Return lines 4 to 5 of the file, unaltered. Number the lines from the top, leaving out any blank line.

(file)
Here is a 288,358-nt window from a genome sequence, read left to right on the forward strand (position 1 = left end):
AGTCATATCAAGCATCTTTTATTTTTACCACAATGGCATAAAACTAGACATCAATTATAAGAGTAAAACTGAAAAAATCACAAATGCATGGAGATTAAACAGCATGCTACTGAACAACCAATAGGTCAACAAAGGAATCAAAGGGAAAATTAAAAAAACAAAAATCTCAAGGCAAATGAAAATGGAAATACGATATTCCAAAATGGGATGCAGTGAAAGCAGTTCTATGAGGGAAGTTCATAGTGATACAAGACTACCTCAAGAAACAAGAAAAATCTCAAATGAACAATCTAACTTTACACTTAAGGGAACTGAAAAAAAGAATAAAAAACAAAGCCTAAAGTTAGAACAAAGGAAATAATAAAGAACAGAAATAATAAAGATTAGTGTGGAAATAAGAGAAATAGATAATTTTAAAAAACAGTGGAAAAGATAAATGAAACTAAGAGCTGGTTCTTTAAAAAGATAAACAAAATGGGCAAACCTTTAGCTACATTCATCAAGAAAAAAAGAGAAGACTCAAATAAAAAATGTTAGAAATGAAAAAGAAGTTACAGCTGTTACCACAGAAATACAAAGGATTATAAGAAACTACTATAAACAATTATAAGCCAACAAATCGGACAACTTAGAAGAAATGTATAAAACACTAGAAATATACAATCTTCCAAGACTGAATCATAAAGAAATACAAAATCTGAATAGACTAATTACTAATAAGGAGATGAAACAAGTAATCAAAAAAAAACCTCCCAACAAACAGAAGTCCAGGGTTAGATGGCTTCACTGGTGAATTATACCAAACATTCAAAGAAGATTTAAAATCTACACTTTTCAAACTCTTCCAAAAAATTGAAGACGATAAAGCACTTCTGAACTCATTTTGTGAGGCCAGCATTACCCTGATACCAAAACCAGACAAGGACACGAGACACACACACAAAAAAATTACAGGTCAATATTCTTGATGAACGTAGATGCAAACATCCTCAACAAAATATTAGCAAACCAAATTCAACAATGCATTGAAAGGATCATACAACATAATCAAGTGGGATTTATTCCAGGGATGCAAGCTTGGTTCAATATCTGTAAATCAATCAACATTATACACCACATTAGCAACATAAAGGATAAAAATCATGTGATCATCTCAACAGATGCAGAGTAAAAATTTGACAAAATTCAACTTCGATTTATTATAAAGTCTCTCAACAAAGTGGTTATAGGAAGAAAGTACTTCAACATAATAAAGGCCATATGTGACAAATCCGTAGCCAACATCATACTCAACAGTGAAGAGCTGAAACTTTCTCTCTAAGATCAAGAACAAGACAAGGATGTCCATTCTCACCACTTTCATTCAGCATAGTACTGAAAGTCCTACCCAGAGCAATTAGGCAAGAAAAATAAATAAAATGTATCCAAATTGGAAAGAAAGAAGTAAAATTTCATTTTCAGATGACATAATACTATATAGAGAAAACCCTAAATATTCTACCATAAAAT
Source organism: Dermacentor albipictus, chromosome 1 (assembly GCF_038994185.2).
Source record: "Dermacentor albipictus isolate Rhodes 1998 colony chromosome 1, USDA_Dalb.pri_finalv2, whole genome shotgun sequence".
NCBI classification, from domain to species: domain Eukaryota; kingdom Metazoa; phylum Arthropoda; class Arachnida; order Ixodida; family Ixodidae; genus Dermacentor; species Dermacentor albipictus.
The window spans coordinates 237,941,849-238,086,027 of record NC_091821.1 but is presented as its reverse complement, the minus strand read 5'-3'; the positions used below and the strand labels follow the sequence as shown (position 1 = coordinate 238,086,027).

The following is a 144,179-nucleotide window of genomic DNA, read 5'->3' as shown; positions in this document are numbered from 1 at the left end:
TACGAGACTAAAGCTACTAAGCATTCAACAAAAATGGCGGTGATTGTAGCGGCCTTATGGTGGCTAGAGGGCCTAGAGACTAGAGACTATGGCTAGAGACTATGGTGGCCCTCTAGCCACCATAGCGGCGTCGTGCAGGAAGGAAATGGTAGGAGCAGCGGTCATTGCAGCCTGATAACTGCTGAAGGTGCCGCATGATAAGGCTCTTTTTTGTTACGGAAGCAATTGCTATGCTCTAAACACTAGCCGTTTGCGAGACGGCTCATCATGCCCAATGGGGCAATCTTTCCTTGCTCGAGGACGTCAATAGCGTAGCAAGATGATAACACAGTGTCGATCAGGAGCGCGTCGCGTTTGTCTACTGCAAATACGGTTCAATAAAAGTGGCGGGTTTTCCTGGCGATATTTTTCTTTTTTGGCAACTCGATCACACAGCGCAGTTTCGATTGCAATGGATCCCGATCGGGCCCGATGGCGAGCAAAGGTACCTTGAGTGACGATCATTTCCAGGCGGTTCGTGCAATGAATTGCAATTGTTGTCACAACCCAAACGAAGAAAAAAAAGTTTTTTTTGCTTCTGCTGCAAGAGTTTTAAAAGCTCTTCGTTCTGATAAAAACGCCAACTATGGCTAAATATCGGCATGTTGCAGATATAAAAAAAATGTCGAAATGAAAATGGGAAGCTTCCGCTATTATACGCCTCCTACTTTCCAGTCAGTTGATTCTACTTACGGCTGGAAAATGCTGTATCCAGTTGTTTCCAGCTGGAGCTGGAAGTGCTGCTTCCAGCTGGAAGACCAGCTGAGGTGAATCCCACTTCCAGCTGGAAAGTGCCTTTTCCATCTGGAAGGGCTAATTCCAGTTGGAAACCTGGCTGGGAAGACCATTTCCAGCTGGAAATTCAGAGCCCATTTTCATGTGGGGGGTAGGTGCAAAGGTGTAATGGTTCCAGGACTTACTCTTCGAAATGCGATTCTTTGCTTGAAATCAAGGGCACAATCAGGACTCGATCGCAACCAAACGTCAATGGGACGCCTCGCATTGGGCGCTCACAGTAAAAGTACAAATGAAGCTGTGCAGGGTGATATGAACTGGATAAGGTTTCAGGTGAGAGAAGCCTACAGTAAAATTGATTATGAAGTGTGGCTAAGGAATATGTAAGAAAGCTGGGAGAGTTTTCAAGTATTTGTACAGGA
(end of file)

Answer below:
Source record: "Dermacentor albipictus isolate Rhodes 1998 colony chromosome 1, USDA_Dalb.pri_finalv2, whole genome shotgun sequence".
NCBI classification, from domain to species: domain Eukaryota; kingdom Metazoa; phylum Arthropoda; class Arachnida; order Ixodida; family Ixodidae; genus Dermacentor; species Dermacentor albipictus.